Discovery at the VICB
Nanoparticles Shed Light on Cancer
By: Carol A. Rouzer, VICB Communications
Published: April 21, 2016
Micellar nanoparticles are an efficient vehicle to deliver a targeted imaging agent for the detection of cancer and regions of inflammation.
Despite important advances in the diagnosis and treatment of cancer, many unmet clinical needs remain. Among these is the need for better methods to diagnose cancer early in the disease and to monitor the effects of therapy. To this end, an ongoing effort to discover imaging agents that are specific to targets found only in cancer cells is under way. One potential target is the enzyme cyclooxygenase-2 (COX-2), which is expressed in relatively few normal tissues but is upregulated at inflammatory sites and in many cancers. This led Vanderbilt Institute of Chemical Biology member Larry Marnett and his laboratory to launch a major effort aimed at the discovery of COX-2-targeted imaging agents. A successful outcome of this effort was fluorocoxib A (FA, Figure 1), a conjugate of the fluorescent dye 5-carboxy-X-rhodamine (5-ROX) and the nonselective COX-1 and COX-2 inhibitor indomethacin. FA is a potent and selective COX-2 inhibitor that has been validated as an optical imaging agent in numerous animal models, including carageenan-induced inflammation, spontaneous murine and canine colorectal carcinoma, human head and neck squamous cell carcinoma (HNSCC) xenografts, canine transitional cell carcinoma xenografts, non-melanoma basal cell carcinoma allografts, and murine spontaneous basal cell carcinoma. Despite these preclinical successes, however, translation of FA to the clinic has been hampered by its poor solubility in aqueous solutions suitable for drug delivery in humans. This led the Marnett lab to join with Craig Duvall of Vanderbilt’s Department of Biomedical Engineering to develop a nanoparticle-based delivery system for FA [M. J. Uddin, T. A. Werfel, et al. (2016) Biomaterials, 92, 71].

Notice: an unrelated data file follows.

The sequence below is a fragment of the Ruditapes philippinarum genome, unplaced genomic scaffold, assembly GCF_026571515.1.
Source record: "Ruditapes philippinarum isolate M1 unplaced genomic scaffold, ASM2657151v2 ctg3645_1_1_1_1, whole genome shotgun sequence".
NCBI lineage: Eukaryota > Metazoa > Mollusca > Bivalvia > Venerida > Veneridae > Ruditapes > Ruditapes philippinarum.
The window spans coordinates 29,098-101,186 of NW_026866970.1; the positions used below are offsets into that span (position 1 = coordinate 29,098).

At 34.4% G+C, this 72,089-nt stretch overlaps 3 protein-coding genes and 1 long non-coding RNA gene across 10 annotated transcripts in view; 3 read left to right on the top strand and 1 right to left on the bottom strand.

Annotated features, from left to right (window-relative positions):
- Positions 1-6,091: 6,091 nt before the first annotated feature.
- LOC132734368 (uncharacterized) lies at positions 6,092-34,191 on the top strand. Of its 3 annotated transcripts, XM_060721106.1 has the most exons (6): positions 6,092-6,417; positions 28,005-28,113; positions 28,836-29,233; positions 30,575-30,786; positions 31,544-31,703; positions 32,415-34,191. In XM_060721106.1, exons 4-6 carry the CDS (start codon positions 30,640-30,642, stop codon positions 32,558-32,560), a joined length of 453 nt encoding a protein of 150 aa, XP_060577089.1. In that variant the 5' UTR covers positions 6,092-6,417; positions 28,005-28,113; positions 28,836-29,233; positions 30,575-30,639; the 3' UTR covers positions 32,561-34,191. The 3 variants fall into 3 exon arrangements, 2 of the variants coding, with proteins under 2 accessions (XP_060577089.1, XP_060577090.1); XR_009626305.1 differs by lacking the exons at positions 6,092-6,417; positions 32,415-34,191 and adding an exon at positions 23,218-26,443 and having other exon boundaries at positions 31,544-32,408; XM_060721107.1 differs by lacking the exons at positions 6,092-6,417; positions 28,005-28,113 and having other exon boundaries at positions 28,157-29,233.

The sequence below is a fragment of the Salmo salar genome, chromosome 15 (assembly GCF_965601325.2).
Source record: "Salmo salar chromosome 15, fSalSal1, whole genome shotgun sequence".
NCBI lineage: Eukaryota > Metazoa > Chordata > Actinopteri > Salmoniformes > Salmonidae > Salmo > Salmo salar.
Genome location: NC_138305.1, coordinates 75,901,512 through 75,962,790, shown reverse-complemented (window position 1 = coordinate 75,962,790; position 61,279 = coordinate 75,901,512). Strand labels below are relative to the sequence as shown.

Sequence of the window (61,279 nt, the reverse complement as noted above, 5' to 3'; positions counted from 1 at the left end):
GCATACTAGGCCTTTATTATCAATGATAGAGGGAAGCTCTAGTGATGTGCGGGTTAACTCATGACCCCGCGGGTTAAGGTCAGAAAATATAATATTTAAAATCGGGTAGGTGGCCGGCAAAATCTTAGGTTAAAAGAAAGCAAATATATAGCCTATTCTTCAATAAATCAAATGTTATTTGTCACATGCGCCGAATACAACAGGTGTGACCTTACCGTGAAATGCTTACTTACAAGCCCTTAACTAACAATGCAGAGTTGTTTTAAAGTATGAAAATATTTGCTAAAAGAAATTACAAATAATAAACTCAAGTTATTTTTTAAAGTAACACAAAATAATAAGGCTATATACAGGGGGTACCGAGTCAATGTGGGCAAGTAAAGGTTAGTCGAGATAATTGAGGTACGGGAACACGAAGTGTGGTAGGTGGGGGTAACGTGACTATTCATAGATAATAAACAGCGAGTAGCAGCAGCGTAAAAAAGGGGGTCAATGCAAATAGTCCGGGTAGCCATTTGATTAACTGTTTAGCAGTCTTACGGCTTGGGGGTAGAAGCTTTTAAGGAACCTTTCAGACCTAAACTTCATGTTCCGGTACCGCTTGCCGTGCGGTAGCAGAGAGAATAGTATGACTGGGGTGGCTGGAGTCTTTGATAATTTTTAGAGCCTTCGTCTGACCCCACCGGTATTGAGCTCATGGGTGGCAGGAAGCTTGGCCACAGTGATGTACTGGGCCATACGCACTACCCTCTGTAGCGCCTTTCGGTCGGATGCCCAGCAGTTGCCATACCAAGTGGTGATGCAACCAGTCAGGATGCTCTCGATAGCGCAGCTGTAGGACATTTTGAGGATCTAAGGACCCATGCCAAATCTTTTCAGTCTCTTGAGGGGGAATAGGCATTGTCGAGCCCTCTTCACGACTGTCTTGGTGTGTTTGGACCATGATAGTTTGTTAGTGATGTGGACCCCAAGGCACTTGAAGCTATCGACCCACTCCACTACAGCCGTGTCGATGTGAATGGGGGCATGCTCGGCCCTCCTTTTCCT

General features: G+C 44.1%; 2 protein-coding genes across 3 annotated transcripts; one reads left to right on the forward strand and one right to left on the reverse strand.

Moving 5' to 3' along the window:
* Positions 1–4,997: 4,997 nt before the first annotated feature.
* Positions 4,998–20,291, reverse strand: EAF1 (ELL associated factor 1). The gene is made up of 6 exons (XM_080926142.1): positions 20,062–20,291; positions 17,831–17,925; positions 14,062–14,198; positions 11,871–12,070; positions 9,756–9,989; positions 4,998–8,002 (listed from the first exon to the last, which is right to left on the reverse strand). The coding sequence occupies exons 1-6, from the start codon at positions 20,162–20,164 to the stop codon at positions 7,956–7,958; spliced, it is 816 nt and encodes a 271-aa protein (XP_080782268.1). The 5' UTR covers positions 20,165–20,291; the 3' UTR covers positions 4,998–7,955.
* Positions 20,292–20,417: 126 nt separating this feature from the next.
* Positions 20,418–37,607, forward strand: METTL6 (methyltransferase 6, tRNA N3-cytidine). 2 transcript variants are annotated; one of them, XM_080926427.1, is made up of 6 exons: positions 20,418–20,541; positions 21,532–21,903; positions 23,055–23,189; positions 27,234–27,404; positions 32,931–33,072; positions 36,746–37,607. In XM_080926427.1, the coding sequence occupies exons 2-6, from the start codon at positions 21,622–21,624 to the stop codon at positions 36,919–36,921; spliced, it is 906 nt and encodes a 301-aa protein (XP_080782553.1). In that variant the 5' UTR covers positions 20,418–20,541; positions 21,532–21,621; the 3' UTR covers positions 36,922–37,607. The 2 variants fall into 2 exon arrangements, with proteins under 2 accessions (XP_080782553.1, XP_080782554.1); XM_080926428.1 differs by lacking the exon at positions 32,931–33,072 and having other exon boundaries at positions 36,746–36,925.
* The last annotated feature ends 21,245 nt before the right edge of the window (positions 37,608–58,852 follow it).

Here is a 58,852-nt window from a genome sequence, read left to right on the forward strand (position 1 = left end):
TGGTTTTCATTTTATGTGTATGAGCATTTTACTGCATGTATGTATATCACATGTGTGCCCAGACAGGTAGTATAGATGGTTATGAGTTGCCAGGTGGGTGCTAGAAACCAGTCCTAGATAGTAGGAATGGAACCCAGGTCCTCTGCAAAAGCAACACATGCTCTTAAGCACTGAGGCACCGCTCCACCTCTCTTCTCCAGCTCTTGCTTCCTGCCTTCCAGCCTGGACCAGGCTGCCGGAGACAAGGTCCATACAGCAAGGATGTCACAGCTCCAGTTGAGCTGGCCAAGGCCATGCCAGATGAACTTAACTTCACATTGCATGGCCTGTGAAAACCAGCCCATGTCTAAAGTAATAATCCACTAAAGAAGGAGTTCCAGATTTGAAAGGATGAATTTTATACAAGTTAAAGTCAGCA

FIGURE 1. Structure of fluorocoxib A, a conjugate of indomethacin (black) and 5-carboxy-X-rhodamine (red). Figure kindly provided by L.J. Marnett and C.L. Duvall. Copyright 2016.
Polymeric nanoparticles are generating considerable interest as agents to solubilize and improve the pharmacokinetics of a wide range of drugs. Amphipathic diblock polymers can be particularly useful for this purpose. These materials, constructed of two blocks of different polymerized monomers, can include both a hydrophilic and a hydrophobic block, enabling them to form micellar nanoparticles that will entrap a hydrophobic drug in their core while remaining soluble in an aqueous environment. Additional advantages of these nanoparticles is that they can be constructed in a size range (20 to 200 nm in diameter) that both minimizes rapid renal clearance while maximizing uptake by inflamed or cancerous tissues as a result of their enhanced permeability. Construction of nanoparticles bearing inert materials, such as polyethylene glycol, on their surface reduces the likelihood that they will be opsonized and taken up by phagocytes. Finally, the chemical structure of the nanoparticle can be designed in such a way as to facilitate release of the drug cargo under the desired in vivo conditions.